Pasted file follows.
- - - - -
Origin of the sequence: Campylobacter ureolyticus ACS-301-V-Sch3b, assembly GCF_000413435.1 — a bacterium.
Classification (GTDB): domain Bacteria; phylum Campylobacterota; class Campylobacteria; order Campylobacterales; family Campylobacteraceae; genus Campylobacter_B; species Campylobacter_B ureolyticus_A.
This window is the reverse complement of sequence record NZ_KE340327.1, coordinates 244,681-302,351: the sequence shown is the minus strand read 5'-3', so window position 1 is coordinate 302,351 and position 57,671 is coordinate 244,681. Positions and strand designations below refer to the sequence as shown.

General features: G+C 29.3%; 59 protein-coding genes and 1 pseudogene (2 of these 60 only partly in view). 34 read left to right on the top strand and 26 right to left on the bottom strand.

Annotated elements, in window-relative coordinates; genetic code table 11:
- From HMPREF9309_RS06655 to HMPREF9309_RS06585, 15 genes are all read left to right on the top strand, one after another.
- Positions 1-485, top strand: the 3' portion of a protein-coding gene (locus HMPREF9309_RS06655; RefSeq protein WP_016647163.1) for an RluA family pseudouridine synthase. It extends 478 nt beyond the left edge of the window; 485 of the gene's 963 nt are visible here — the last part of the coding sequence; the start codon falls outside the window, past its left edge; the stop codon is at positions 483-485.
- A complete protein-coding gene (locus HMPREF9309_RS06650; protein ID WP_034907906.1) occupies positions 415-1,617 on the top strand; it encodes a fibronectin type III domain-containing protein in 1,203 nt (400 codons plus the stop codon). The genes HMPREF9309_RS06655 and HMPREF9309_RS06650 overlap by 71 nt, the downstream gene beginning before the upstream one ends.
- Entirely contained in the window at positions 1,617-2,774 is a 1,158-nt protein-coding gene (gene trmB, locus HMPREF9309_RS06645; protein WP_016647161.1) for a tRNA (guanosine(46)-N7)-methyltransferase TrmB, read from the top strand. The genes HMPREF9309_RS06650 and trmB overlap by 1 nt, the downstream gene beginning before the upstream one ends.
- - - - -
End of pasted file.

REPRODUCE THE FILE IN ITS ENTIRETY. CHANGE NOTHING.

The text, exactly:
Origin of the sequence: Campylobacter ureolyticus ACS-301-V-Sch3b, assembly GCF_000413435.1 — a bacterium.
Classification (GTDB): domain Bacteria; phylum Campylobacterota; class Campylobacteria; order Campylobacterales; family Campylobacteraceae; genus Campylobacter_B; species Campylobacter_B ureolyticus_A.
This window is the reverse complement of sequence record NZ_KE340327.1, coordinates 244,681-302,351: the sequence shown is the minus strand read 5'-3', so window position 1 is coordinate 302,351 and position 57,671 is coordinate 244,681. Positions and strand designations below refer to the sequence as shown.

General features: G+C 29.3%; 59 protein-coding genes and 1 pseudogene (2 of these 60 only partly in view). 34 read left to right on the top strand and 26 right to left on the bottom strand.

Annotated elements, in window-relative coordinates; genetic code table 11:
- From HMPREF9309_RS06655 to HMPREF9309_RS06585, 15 genes are all read left to right on the top strand, one after another.
- Positions 1-485, top strand: the 3' portion of a protein-coding gene (locus HMPREF9309_RS06655; RefSeq protein WP_016647163.1) for an RluA family pseudouridine synthase. It extends 478 nt beyond the left edge of the window; 485 of the gene's 963 nt are visible here — the last part of the coding sequence; the start codon falls outside the window, past its left edge; the stop codon is at positions 483-485.
- A complete protein-coding gene (locus HMPREF9309_RS06650; protein ID WP_034907906.1) occupies positions 415-1,617 on the top strand; it encodes a fibronectin type III domain-containing protein in 1,203 nt (400 codons plus the stop codon). The genes HMPREF9309_RS06655 and HMPREF9309_RS06650 overlap by 71 nt, the downstream gene beginning before the upstream one ends.
- Entirely contained in the window at positions 1,617-2,774 is a 1,158-nt protein-coding gene (gene trmB, locus HMPREF9309_RS06645; protein WP_016647161.1) for a tRNA (guanosine(46)-N7)-methyltransferase TrmB, read from the top strand. The genes HMPREF9309_RS06650 and trmB overlap by 1 nt, the downstream gene beginning before the upstream one ends.